It sounds like the start of a bad joke: an Englishman, an Irishman and an American. This multi-national trio, however, are not walking into a bar, but are instead chained to the wall of a gloomy basement in Lebanon, indefinitely imprisoned by their captors and faced with the all too likely prospect of their own execution. Actor Robin Soans summarises the situation succinctly when he describes the feelings of his character, Michael: “It seems to him that he has awoken in hell”.
This is the premise of Frank McGuinness’ Someone Who’ll Watch Over Me, a play written twenty years ago about the hostage crisis in Lebanon that was then just coming to a close, and which is now being revived by Red Handed Theatre Company and the Southwark Playhouse to coincide with the anniversary. As I chat to the cast in their dressing room at the atmospheric, dungeon-like space under the arches of London Bridge station, Soans admits with a laugh that “you couldn’t find a better space in London to put it on”.
While the action of the play may be rooted in the hostage crisis that gripped Lebanon between 1982 and 1992, during which 96 individuals from a range of different, mostly Western nations were kidnapped and held in captivity, McGuinness’ image of three men trapped in an impossible situation is more notable for its universal resonance. This might, as the actors discuss, be any extreme situation in which the human spirit is pushed to its outer limits. It is the ways in which these three characters deal with their imprisonment and the truths about humanity that emerge through this that provide the true pull of the piece.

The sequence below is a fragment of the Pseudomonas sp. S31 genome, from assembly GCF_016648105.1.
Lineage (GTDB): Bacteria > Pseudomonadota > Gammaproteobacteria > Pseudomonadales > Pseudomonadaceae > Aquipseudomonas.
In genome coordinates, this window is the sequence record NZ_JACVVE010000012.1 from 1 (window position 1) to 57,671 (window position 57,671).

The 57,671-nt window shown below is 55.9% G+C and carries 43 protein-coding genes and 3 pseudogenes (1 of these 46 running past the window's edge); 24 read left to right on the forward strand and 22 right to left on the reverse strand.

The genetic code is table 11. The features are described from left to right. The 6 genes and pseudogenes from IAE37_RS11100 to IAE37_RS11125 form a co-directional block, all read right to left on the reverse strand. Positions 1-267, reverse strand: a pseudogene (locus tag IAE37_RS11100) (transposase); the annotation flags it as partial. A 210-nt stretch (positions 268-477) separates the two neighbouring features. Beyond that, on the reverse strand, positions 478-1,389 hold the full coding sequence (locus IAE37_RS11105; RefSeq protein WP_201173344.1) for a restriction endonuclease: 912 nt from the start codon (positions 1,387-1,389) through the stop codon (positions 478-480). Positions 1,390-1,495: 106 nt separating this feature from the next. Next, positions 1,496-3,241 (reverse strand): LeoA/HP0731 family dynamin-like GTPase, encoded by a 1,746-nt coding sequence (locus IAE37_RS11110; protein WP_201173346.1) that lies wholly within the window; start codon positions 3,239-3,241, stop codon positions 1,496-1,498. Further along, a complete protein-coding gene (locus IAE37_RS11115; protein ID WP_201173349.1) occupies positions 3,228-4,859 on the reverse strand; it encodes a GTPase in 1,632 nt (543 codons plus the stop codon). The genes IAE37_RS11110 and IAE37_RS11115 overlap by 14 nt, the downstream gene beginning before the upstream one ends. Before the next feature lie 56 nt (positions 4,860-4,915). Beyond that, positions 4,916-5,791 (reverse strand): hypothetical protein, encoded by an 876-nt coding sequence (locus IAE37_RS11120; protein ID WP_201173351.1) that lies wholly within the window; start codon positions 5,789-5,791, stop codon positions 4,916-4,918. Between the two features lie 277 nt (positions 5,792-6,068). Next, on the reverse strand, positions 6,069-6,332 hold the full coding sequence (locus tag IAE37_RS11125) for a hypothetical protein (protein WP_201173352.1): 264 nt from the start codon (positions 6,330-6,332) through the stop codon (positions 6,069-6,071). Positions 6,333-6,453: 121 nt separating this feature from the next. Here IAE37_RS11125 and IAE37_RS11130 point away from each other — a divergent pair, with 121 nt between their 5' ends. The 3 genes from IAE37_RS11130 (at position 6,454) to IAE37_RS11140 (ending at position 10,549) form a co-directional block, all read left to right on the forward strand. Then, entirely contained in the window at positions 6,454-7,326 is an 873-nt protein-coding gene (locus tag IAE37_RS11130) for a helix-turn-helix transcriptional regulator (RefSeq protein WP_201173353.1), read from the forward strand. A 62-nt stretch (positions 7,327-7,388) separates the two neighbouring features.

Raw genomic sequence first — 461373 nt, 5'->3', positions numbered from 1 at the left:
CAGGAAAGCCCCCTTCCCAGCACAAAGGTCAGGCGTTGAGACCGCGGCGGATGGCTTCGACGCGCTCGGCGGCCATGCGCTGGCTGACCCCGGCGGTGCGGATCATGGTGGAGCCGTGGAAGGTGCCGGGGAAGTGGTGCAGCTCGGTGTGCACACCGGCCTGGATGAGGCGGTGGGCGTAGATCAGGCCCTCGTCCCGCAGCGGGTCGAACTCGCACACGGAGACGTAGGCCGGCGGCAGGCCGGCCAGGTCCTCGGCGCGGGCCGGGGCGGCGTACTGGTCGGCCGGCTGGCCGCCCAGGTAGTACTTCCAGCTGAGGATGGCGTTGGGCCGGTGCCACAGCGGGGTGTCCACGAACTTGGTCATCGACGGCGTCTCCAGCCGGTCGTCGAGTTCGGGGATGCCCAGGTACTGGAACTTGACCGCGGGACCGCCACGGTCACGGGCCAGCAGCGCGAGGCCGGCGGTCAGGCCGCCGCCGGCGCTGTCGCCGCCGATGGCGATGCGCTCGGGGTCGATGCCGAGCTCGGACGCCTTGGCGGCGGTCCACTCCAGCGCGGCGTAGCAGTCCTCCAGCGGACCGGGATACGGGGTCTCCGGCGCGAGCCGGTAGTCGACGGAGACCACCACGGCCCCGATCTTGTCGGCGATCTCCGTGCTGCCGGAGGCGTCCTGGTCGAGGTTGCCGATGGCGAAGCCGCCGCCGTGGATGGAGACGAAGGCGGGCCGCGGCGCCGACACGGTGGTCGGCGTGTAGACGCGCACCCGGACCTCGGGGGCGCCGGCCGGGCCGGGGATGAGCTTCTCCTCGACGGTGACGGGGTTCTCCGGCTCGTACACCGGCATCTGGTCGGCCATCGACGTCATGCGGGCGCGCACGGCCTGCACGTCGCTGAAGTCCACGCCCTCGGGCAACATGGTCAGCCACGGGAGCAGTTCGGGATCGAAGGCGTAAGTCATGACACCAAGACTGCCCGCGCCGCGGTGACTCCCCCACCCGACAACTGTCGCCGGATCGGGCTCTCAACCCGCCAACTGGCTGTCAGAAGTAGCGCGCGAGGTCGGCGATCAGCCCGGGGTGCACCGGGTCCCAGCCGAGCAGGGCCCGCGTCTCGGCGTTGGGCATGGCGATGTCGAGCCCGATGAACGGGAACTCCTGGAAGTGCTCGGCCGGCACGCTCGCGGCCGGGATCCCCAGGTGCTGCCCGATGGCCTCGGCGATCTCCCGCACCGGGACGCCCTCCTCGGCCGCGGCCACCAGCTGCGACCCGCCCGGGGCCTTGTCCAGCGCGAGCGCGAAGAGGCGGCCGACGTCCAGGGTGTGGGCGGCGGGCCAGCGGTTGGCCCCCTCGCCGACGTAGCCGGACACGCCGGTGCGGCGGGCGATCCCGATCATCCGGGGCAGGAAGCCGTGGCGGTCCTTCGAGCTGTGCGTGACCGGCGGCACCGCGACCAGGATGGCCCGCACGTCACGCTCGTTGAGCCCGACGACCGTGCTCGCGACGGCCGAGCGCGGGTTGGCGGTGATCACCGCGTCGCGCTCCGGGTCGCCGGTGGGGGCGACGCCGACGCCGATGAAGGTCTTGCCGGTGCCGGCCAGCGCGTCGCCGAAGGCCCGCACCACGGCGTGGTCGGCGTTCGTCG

“Anyone watching the play could identify with the struggles that these characters go through,” explains Joseph Timms, who plays American captive Adam, the hostage who has been imprisoned the longest of the three. Soans, whose character Michael is an English academic who enters the mix after the other two, agrees: “It’s a universal play and there are situations like this all over the world all the time, even in domestic situations, where people feel locked in or hemmed in”. It does not matter all that much whether these characters are in a makeshift cell in Lebanon or a prison on the other side of the world; what really matters is how they cope.
It is perhaps surprising to learn, as third cast member Billy Carter, who is playing Irishman Edward, tells me, that “the script is heavily layered with lots of humour”. Humour, along with improvisation, role-playing, music and debate, becomes a vital survival mechanism for the three men trapped alone with nothing but their thoughts and one another. Soans emphatically describes laughter as “the greatest tool for survival”, adding that if you don’t make jokes about a hopeless situation “you just collapse, you deflate”. As Timms chips in, “the worst thing to do is to give in and to cry”.
Although the tedium of imprisonment is punctuated with the jokes and play-acting of McGuinness’ script, any production of this play is physically limited by the very situation in which it is staged, with the actors only able to move as far as their chains will allow. This must have been a challenge to keep the performance feeling dynamic? “It doesn’t feel like a static play at all,” Soans protests. “Physically, yes, it’s quite confined, but in every other sense it’s very fluid.” Timms, meanwhile, compares the confined energy of the three men that the actors explore on stage with that of a chained, unpredictable animal.
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